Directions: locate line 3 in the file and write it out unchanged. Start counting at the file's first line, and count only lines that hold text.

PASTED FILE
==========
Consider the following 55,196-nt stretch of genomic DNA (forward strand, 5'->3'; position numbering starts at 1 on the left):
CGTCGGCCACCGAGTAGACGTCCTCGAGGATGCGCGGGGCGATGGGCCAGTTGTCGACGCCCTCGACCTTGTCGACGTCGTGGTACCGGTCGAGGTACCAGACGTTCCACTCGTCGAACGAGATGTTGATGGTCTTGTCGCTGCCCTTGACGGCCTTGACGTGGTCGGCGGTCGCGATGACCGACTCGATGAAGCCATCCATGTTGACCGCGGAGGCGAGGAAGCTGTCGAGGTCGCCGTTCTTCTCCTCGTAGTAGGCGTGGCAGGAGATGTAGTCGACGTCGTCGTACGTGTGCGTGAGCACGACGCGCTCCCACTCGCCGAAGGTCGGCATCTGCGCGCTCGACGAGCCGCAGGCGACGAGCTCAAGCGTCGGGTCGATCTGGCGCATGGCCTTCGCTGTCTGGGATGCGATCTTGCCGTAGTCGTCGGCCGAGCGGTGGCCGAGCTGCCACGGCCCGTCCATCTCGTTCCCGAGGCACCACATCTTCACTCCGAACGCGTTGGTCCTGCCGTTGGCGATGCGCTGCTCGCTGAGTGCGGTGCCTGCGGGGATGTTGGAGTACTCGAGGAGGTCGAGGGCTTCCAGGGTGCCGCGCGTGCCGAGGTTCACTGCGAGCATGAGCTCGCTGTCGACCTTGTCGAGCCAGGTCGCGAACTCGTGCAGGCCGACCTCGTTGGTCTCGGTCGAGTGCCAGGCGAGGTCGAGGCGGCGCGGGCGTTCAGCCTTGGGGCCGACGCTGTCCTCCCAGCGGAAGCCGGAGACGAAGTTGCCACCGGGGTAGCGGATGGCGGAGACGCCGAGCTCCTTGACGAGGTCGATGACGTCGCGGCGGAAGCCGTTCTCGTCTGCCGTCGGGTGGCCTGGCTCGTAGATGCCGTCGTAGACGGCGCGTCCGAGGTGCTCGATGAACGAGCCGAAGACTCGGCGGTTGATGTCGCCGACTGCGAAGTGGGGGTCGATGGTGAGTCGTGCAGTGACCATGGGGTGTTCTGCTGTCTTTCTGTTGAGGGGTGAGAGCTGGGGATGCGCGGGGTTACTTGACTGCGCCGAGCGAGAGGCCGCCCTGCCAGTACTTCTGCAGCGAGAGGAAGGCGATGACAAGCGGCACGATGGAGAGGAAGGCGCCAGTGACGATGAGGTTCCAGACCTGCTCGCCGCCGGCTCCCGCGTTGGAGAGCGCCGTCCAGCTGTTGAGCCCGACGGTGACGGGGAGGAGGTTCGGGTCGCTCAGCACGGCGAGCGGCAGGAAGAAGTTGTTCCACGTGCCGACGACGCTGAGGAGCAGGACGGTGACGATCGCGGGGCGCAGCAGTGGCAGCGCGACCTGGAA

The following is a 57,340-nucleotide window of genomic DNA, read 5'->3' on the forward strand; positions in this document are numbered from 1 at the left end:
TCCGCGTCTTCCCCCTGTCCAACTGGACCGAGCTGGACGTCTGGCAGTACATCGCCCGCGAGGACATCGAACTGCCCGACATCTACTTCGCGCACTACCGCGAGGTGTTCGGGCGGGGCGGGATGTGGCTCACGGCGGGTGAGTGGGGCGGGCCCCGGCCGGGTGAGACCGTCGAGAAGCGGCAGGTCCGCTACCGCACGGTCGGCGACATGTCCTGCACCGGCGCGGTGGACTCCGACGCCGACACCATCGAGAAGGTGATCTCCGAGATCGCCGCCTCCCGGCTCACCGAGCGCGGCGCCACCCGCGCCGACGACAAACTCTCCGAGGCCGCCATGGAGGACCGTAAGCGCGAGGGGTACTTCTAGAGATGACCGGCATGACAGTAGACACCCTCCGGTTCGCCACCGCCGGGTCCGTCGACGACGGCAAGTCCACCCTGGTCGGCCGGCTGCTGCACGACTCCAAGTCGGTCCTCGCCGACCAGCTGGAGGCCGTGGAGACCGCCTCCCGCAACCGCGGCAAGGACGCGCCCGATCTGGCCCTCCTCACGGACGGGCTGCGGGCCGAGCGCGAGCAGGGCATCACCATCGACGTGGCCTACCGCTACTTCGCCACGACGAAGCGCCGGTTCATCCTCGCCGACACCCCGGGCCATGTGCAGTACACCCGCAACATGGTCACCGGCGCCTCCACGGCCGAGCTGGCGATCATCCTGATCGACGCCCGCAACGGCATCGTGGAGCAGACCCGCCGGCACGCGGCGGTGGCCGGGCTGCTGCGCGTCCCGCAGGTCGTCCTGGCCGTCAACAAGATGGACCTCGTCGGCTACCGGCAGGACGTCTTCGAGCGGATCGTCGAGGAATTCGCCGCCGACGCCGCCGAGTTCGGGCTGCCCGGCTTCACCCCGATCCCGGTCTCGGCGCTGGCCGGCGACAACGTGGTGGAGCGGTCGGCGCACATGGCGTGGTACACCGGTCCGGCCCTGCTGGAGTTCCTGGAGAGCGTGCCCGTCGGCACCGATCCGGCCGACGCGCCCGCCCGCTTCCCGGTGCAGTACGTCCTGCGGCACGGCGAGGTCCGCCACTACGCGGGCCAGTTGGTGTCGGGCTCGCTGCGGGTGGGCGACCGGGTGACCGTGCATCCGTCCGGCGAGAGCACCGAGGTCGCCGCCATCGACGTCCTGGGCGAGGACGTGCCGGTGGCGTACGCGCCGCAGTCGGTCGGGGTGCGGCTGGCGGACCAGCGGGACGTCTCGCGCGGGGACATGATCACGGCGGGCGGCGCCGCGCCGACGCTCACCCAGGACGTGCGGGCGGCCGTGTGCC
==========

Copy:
The following is a 57,340-nucleotide window of genomic DNA, read 5'->3' on the forward strand; positions in this document are numbered from 1 at the left end: